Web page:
We wrote about Xerox Holdings Corporation (NASDAQ: XRX) in March when we declared the stock to be a great income play. In fact, stocks have been basically flat since we wrote this 10 week article. there is what actually reinforces our initial view for the following reason. True income-oriented investors prefer lower prices in their respective dividend-paying stocks because compounding within the portfolio can take place at a much faster rate compared to standard terms. Suffice it to say that when one can obtain more income-generating assets (stocks) for the same amount each month, quarter, etc., it means more income in the long term compared to the position indicated.
However, given the high inflation backdrop investors are currently facing, earning a substantial above-average dividend yield may not actually cut the mustard for Xerox investors. Remember, these are real returns going forward, as nominal returns of 5.4% (Xerox’s forward dividend yield) simply won’t do if inflation stays well above this number for the foreseeable future. The problem with basing a methodology on a single metric, for example (dividend yield), is that the “total return” potential of the game is ignored to a large extent, which brings me to the following, which is poignant for all dividend-focused investors. in the current climate.
As long as inflation remains at current high single digit levels, all dividend-paying companies will simply have to earn more than their prevailing yields to ensure that investors don’t lose significant purchasing power.
So from that vantage point, let’s look at Xerox from a “total return” perspective to see if we can get a glimpse of where this game is heading in the future.
Although Xerox shares do not currently trade with a positive earnings multiple, the company’s cash flow multiple of 4.96, accounting multiple of 0.69 and sales multiple of 0 .46 all look very attractive compared to historical numbers. In fact, Xerox’s current free cash flow yield of approximately 18% clearly demonstrates that the company has the financial clout to meet its debts and liabilities. Additionally, the company’s accounting and sales multiples are expected to decline in the current fiscal year, respectively, which essentially means that sales, as well as assets, are both expected to increase. Suffice it to say, asset growth and sales (which are currently cheap by any measure) is exactly the setup we’re looking for in stocks with attractive valuations. An encouraging start to say the least.
The reason for the negative net profit imprint in the last four quarters is due to the goodwill impairment charge of $750 million in the fourth quarter of last year. Therefore, despite Xerox’s obvious prowess in generating consistent free cash flow, the heavy charge to the income statement clearly shows how affected the company’s printing business has been lately. This “need” for a more robust return to the office clearly shows the fragilities of the printing segment and how margins have been affected accordingly higher up in the income statement. Gross margins of 33.19% on a 12-month average are well below the 5-year average of 38.83%. Additionally, operating margins of 4.4% are now less than half of the company’s 5-year average of 9%. These unfavorable margin trends mean that the net earnings estimate for fiscal 2022 is now 27% and more lower than it was just 30 days ago. A worrying trend.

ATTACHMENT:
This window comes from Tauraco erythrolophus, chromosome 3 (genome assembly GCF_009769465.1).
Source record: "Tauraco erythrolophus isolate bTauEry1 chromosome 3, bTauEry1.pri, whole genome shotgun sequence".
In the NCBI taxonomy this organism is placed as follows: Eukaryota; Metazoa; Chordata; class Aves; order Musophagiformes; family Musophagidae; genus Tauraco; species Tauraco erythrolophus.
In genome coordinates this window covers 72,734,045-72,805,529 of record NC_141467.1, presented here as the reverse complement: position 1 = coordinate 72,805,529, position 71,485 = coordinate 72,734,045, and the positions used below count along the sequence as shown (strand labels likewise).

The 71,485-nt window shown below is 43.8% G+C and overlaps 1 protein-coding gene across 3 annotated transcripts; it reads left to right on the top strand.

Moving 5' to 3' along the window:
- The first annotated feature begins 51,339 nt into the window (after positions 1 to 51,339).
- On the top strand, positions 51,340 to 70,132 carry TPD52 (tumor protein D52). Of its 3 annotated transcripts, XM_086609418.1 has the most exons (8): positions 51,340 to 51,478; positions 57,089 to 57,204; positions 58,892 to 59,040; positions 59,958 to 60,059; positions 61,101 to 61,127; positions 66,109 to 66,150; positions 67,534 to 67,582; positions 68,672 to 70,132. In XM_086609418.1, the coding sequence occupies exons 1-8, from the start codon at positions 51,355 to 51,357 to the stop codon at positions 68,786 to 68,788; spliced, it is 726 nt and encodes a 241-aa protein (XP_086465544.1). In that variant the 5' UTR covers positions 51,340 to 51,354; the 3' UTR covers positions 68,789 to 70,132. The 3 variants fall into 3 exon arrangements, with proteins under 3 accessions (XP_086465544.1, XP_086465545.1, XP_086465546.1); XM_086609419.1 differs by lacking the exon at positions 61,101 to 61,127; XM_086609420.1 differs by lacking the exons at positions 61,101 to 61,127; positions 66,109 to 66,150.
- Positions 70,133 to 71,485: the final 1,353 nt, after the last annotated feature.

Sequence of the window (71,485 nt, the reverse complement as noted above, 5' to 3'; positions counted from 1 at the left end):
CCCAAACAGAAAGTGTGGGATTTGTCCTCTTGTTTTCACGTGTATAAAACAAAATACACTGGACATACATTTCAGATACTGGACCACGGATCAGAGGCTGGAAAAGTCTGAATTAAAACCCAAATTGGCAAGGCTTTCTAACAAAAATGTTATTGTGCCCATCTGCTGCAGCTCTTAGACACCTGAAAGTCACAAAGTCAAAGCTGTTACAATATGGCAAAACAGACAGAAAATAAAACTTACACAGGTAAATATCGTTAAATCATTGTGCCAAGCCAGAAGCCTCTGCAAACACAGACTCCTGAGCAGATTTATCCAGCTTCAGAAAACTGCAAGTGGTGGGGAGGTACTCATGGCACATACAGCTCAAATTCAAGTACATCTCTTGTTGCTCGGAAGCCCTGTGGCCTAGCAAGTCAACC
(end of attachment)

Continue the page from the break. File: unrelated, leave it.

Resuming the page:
Returns to shareholders
Despite Xerox’s current profitability headwinds, management continues to buy back stock at a breakneck pace. As of this writing, the total number of shares outstanding is 154.86 million, which means the free float has already dropped by nearly 30 million shares since the start of this fiscal year. The forward dividend yield of 5.4% needs no introduction, although the quarterly payout has been locked in at $0.25 per share for many years now. Due to strong cash flow generation, there are no affordability concerns as Xerox’s cash dividend payout ratio currently stands at 37.71% on a trailing twelve month average. However, the company’s cash balance has fallen by about $700 million over the past 12 months to facilitate these returns. Suffice it to say, this is about stronger profitability going forward, as the above trends are not sustainable unless earnings are there to meet those commitments.
A good way to gauge the total return potential of a given stock is to monitor its valuation, profitability trends as well as shareholder compensation. We have no problem with Xerox’s valuation or how management rewards its shareholders. The problem is the company’s profitability, which simply needs to improve for the market to value this stock higher. We look forward to continued coverage.